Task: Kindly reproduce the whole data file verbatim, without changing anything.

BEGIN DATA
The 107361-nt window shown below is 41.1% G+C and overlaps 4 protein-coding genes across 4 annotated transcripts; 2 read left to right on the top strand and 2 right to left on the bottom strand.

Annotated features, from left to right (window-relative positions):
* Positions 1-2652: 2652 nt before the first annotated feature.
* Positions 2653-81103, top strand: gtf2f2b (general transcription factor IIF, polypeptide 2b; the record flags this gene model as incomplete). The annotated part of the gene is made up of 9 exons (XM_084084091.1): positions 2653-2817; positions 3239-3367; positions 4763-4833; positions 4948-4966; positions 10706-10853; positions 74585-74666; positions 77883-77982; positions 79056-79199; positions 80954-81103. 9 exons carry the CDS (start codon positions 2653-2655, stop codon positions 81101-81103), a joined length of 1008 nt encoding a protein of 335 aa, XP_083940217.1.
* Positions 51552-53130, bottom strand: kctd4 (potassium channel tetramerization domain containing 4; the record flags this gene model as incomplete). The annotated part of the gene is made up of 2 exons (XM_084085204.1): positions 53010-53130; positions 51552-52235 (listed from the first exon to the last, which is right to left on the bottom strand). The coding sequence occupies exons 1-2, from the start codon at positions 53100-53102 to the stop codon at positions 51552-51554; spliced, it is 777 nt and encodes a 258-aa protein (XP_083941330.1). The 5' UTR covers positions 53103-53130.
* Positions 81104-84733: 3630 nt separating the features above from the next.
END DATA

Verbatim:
The 107361-nt window shown below is 41.1% G+C and overlaps 4 protein-coding genes across 4 annotated transcripts; 2 read left to right on the top strand and 2 right to left on the bottom strand.

Annotated features, from left to right (window-relative positions):
* Positions 1-2652: 2652 nt before the first annotated feature.
* Positions 2653-81103, top strand: gtf2f2b (general transcription factor IIF, polypeptide 2b; the record flags this gene model as incomplete). The annotated part of the gene is made up of 9 exons (XM_084084091.1): positions 2653-2817; positions 3239-3367; positions 4763-4833; positions 4948-4966; positions 10706-10853; positions 74585-74666; positions 77883-77982; positions 79056-79199; positions 80954-81103. 9 exons carry the CDS (start codon positions 2653-2655, stop codon positions 81101-81103), a joined length of 1008 nt encoding a protein of 335 aa, XP_083940217.1.
* Positions 51552-53130, bottom strand: kctd4 (potassium channel tetramerization domain containing 4; the record flags this gene model as incomplete). The annotated part of the gene is made up of 2 exons (XM_084085204.1): positions 53010-53130; positions 51552-52235 (listed from the first exon to the last, which is right to left on the bottom strand). The coding sequence occupies exons 1-2, from the start codon at positions 53100-53102 to the stop codon at positions 51552-51554; spliced, it is 777 nt and encodes a 258-aa protein (XP_083941330.1). The 5' UTR covers positions 53103-53130.
* Positions 81104-84733: 3630 nt separating the features above from the next.